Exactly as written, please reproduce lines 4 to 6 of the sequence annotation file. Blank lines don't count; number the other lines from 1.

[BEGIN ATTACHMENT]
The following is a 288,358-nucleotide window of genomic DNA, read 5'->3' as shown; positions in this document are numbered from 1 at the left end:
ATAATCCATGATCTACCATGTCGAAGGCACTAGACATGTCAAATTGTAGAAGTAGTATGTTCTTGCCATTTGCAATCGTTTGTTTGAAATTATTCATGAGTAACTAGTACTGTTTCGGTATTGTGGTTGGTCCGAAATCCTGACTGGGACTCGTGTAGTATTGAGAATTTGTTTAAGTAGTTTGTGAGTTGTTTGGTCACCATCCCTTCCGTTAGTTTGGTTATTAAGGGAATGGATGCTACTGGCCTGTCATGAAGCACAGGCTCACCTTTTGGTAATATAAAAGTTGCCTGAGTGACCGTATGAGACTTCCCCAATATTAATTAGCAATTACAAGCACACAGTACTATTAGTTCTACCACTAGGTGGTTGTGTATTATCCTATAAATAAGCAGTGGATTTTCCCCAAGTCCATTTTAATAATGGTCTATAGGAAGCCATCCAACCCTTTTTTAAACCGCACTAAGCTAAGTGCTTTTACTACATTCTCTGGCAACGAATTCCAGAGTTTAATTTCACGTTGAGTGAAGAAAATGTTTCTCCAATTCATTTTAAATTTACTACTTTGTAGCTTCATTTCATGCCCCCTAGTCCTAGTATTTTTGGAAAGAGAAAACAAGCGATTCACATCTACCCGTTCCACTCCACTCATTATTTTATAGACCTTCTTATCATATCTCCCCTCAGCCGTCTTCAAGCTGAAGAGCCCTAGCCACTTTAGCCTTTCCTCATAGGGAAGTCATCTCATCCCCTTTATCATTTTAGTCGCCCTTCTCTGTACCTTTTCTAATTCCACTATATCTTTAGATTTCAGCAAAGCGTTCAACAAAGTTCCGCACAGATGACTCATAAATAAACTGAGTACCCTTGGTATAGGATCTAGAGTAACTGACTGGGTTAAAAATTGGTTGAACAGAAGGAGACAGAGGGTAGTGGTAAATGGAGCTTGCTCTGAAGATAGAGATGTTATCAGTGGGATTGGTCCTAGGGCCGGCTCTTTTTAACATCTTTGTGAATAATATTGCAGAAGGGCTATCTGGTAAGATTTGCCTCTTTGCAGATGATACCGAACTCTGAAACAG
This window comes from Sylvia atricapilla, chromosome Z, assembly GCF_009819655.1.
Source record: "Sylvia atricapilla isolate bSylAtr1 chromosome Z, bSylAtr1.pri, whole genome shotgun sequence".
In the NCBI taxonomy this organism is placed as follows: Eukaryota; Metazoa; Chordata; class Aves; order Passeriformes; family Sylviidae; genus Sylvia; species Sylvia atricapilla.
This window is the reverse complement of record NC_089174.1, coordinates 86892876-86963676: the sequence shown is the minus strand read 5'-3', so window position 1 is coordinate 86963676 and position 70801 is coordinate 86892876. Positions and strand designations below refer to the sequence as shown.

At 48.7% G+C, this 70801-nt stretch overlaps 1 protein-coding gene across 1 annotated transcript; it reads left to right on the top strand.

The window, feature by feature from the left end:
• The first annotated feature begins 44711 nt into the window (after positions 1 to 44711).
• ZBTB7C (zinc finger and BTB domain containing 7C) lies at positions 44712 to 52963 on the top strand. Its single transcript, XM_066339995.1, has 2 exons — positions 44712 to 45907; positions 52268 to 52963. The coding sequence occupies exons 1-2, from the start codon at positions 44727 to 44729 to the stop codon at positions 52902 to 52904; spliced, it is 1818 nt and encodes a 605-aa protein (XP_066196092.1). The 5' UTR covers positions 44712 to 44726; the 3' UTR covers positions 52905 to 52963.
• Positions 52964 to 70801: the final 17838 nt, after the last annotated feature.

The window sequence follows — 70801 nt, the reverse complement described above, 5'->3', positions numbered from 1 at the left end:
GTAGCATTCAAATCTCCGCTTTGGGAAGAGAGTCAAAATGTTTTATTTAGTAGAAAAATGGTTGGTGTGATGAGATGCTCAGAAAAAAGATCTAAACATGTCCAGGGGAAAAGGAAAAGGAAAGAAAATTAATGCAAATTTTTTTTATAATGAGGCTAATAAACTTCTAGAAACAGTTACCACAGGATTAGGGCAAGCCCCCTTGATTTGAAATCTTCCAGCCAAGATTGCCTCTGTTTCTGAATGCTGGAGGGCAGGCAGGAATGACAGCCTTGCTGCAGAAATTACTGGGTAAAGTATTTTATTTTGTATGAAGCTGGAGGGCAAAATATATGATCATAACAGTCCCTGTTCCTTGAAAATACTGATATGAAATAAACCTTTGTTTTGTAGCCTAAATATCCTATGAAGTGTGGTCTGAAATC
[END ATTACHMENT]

Source record: "Sylvia atricapilla isolate bSylAtr1 chromosome Z, bSylAtr1.pri, whole genome shotgun sequence".
In the NCBI taxonomy this organism is placed as follows: Eukaryota; Metazoa; Chordata; class Aves; order Passeriformes; family Sylviidae; genus Sylvia; species Sylvia atricapilla.
This window is the reverse complement of record NC_089174.1, coordinates 86892876-86963676: the sequence shown is the minus strand read 5'-3', so window position 1 is coordinate 86963676 and position 70801 is coordinate 86892876. Positions and strand designations below refer to the sequence as shown.